Advance provision of abortion pills is a growing trend among clinicians. The practice could short circuit the obstacle course that currently exists when trying to access medication abortion.
As legislators and courts erect higher and more daunting barriers to delay and obstruct access to abortion healthcare, public health experts are arguing for creative new ways to ensure that people who want or need to end unwanted pregnancies can get abortion pills quickly and use them safely. One of the latest strategies to emerge is advance provision of abortion pills.
“Before emergency contraception (aka the morning-after pill) became available over the counter, clinicians often gave it to patients in advance to have on hand when they needed it. Given the restrictions on abortion, we should think about this strategy for abortion pills,” said Dr. Daniel Grossman, a clinical and public health researcher on abortion and contraception at Advancing New Standards in Reproductive Health (ANSIRH) at the University of California, San Francisco.
The abortion pill mifepristone used in combination with another medication—misoprostol—can safely and effectively end a pregnancy through 10 weeks gestation. Mifepristone interrupts the flow of the hormone progesterone that sustains a pregnancy and misoprostol causes contractions to expel the contents of the uterus. These abortion medications are safer than Tylenol and easy to use.
In a recently published editorial, Grossman and two ANSIRH colleagues, Drs. Antonia Biggs and Katherine Ehrenreich, argue for advance provision of abortion pills as an option and explain how it could work in practice. They recommend that clinicians who prescribe abortion pills in advance should provide patients with information about how to take the pills and offer support and follow-up care if patients later choose to use them.
This model could significantly shorten the time between the decision to end a pregnancy and having an abortion, and short circuit the medically-unnecessary obstacle course that currently exists in many states for people trying to access medication abortion.
“Patients often face unnecessary delays in accessing abortion care—from state-mandated waiting periods to delays due to overcrowded clinics. If patients have pills on hand in advance, those delays are eliminated,” said Grossman.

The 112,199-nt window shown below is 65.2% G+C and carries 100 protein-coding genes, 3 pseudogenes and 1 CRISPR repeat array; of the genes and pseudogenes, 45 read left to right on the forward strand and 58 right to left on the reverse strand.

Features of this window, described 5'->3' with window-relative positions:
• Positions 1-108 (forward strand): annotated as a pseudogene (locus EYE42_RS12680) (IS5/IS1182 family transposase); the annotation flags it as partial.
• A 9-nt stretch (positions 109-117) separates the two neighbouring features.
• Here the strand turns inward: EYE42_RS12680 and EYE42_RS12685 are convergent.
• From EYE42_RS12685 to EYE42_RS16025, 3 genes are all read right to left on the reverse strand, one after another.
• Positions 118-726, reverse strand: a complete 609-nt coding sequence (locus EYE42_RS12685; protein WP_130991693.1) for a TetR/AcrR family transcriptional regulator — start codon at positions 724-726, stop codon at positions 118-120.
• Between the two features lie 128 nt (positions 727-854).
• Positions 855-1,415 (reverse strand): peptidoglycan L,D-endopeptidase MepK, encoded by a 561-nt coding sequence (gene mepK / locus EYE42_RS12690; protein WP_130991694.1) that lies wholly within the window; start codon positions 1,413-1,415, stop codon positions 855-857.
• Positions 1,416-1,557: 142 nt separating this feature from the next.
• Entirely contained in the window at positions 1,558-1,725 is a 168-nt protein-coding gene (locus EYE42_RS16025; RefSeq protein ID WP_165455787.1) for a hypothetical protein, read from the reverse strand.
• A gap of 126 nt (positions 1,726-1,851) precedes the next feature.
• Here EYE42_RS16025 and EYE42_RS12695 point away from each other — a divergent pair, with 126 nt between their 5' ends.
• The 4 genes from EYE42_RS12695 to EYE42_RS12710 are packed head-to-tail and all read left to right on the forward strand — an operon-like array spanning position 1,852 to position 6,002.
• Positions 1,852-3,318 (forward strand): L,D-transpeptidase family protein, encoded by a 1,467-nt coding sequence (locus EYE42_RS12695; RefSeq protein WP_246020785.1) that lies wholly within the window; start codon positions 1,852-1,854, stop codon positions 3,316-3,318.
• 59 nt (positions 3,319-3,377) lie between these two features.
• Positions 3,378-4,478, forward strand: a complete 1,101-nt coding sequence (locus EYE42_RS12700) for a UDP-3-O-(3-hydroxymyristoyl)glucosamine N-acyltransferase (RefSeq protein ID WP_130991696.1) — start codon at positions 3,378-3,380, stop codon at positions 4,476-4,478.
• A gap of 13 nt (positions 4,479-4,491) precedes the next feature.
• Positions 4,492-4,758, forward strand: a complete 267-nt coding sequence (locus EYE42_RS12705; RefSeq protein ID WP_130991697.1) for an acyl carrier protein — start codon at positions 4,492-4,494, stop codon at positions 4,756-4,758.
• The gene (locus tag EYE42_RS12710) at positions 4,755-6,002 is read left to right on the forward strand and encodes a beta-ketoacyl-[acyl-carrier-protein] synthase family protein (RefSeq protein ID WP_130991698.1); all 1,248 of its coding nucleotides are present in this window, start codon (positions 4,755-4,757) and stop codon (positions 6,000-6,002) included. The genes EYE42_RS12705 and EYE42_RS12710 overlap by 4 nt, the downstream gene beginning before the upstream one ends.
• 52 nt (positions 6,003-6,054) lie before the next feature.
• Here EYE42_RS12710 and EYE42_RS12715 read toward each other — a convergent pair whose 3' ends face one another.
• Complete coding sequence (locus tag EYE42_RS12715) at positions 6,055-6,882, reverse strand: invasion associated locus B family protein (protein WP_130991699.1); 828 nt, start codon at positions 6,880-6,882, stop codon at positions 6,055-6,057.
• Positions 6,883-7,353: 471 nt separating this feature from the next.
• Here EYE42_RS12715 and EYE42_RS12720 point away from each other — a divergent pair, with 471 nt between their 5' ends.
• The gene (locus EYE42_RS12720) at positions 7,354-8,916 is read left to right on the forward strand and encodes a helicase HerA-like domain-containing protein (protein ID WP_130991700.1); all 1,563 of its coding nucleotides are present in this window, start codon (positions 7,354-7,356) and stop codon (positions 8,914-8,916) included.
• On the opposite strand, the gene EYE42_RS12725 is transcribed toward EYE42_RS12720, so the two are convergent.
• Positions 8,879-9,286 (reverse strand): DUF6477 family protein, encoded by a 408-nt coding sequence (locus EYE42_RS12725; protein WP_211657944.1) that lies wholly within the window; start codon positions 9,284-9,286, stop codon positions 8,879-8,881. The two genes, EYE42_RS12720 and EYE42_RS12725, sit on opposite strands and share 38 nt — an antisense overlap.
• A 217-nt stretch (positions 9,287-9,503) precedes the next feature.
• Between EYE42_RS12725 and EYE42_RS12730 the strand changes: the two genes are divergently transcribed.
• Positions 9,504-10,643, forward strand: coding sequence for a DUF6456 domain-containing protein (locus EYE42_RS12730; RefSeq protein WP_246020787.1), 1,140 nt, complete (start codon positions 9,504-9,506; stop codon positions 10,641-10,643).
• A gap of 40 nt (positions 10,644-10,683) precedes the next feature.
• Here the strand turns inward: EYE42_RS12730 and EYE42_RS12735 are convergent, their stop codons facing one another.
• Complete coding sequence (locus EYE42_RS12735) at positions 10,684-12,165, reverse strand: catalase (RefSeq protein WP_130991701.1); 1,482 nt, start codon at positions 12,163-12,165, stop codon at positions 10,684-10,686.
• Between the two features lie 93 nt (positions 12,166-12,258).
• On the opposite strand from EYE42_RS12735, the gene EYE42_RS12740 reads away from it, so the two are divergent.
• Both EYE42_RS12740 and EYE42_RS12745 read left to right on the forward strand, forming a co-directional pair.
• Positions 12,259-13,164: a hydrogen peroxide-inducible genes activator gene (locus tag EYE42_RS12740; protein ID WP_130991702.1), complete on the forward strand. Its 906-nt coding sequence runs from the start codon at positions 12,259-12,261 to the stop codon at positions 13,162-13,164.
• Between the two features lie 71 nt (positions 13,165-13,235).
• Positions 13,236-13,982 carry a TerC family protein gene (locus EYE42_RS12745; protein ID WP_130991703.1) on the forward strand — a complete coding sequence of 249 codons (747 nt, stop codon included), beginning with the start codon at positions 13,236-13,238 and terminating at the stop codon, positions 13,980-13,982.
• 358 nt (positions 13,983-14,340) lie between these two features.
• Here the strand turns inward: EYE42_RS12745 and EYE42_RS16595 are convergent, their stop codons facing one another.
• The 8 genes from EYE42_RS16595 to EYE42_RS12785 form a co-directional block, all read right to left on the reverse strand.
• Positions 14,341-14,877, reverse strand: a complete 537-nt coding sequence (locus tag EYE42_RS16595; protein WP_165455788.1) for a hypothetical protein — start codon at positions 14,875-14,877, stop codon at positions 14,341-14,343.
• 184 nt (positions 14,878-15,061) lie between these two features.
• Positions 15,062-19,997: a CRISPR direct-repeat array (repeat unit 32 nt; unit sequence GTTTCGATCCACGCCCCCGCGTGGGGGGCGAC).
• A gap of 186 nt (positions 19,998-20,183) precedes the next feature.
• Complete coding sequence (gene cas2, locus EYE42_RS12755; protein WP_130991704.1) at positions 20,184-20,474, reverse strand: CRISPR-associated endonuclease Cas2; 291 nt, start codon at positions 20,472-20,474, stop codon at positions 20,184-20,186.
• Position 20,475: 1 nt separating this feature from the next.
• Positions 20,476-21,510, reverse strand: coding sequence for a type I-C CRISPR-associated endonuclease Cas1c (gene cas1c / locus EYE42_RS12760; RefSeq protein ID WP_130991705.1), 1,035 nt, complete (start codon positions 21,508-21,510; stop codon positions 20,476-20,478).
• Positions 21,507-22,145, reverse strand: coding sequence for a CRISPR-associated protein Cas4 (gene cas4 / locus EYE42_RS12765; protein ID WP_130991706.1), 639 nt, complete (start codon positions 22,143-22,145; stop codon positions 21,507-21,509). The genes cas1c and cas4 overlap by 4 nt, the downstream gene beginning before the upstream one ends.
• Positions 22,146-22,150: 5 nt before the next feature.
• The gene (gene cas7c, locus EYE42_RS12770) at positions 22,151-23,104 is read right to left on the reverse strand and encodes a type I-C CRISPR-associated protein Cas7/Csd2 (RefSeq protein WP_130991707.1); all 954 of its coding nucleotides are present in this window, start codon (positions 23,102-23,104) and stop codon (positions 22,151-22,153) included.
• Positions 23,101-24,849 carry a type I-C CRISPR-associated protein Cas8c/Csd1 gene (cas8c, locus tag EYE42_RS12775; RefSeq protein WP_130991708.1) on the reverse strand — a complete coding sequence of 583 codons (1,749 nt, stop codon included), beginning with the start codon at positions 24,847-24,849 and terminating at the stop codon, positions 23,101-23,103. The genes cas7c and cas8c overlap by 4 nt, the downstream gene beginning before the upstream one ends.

Research shows many women want to have abortion pills on hand in case they get pregnant. In one national survey, 44 percent of respondents said they would be interested in advance provision of abortion pills. Those who faced barriers to reproductive health care were more likely to want pills in advance.
Advance provision may also be used as a “missed period pills,” where patients bring back their period by using mifepristone and misoprostol without prior pregnancy confirmation, said Grossman, Biggs and Ehrenreich.
Mifepristone has a shelf life of about five years, and misoprostol has a shelf life of about two years. While access to mifepristone is limited by the FDA, misoprostol is widely available in pharmacies through the United States and used alone is also safe but slightly less effective at ending pregnancy.
“There are some challenges with advance provision, including the cost of the pills and state legislation that may limit this model,” said Grossman. “But I hope clinicians will consider this option given the crisis in abortion access we are currently facing.”
The virtual abortion clinic Aid Access already provides advance provision abortion pills to people in all 50 states for a sliding scale fee up to $150. Based in Austria and run by the Danish doctor Rebecca Gomperts, Aid Access enables people to self-manage their own abortions with remote access to physicians through an online help desk for any questions.
The advance provision model gives people one more option for early abortion care in addition to in-clinic care and telemedicine abortion.
“While a future landscape of medication abortion may include telemedicine and mail-order pharmacy dispensing, advance provision may be a preferable option for those who would continue to face barriers to care,” wrote Ehrenreich, Biggs and Grossman.